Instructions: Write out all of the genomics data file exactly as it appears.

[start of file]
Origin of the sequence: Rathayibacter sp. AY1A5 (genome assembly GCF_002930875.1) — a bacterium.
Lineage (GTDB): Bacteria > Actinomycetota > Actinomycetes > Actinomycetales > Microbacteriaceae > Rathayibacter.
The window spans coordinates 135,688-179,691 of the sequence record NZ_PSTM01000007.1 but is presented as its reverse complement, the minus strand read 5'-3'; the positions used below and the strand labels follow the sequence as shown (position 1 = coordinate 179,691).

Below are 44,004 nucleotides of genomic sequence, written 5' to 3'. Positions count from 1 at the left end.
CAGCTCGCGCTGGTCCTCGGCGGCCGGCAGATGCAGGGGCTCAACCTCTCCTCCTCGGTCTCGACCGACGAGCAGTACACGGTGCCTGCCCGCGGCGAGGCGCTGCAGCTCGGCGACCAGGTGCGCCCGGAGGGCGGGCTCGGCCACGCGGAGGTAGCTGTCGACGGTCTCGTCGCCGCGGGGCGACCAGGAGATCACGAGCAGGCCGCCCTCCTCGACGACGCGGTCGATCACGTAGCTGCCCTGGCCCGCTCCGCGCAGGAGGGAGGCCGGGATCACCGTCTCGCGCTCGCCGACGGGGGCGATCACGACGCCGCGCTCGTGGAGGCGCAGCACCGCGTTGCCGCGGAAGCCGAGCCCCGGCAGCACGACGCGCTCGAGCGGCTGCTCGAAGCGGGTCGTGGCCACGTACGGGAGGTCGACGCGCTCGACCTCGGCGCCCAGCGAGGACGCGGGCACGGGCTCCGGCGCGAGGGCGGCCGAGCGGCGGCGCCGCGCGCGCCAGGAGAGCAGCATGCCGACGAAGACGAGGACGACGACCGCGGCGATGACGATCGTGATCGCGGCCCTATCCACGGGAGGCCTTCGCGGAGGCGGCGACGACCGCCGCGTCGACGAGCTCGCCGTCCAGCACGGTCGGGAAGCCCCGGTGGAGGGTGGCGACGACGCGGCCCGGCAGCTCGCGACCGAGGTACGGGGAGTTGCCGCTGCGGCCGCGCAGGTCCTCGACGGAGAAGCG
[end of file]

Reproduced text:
Origin of the sequence: Rathayibacter sp. AY1A5 (genome assembly GCF_002930875.1) — a bacterium.
Lineage (GTDB): Bacteria > Actinomycetota > Actinomycetes > Actinomycetales > Microbacteriaceae > Rathayibacter.
The window spans coordinates 135,688-179,691 of the sequence record NZ_PSTM01000007.1 but is presented as its reverse complement, the minus strand read 5'-3'; the positions used below and the strand labels follow the sequence as shown (position 1 = coordinate 179,691).

Below are 44,004 nucleotides of genomic sequence, written 5' to 3'. Positions count from 1 at the left end.
CAGCTCGCGCTGGTCCTCGGCGGCCGGCAGATGCAGGGGCTCAACCTCTCCTCCTCGGTCTCGACCGACGAGCAGTACACGGTGCCTGCCCGCGGCGAGGCGCTGCAGCTCGGCGACCAGGTGCGCCCGGAGGGCGGGCTCGGCCACGCGGAGGTAGCTGTCGACGGTCTCGTCGCCGCGGGGCGACCAGGAGATCACGAGCAGGCCGCCCTCCTCGACGACGCGGTCGATCACGTAGCTGCCCTGGCCCGCTCCGCGCAGGAGGGAGGCCGGGATCACCGTCTCGCGCTCGCCGACGGGGGCGATCACGACGCCGCGCTCGTGGAGGCGCAGCACCGCGTTGCCGCGGAAGCCGAGCCCCGGCAGCACGACGCGCTCGAGCGGCTGCTCGAAGCGGGTCGTGGCCACGTACGGGAGGTCGACGCGCTCGACCTCGGCGCCCAGCGAGGACGCGGGCACGGGCTCCGGCGCGAGGGCGGCCGAGCGGCGGCGCCGCGCGCGCCAGGAGAGCAGCATGCCGACGAAGACGAGGACGACGACCGCGGCGATGACGATCGTGATCGCGGCCCTATCCACGGGAGGCCTTCGCGGAGGCGGCGACGACCGCCGCGTCGACGAGCTCGCCGTCCAGCACGGTCGGGAAGCCCCGGTGGAGGGTGGCGACGACGCGGCCCGGCAGCTCGCGACCGAGGTACGGGGAGTTGCCGCTGCGGCCGCGCAGGTCCTCGACGGAGAAGCG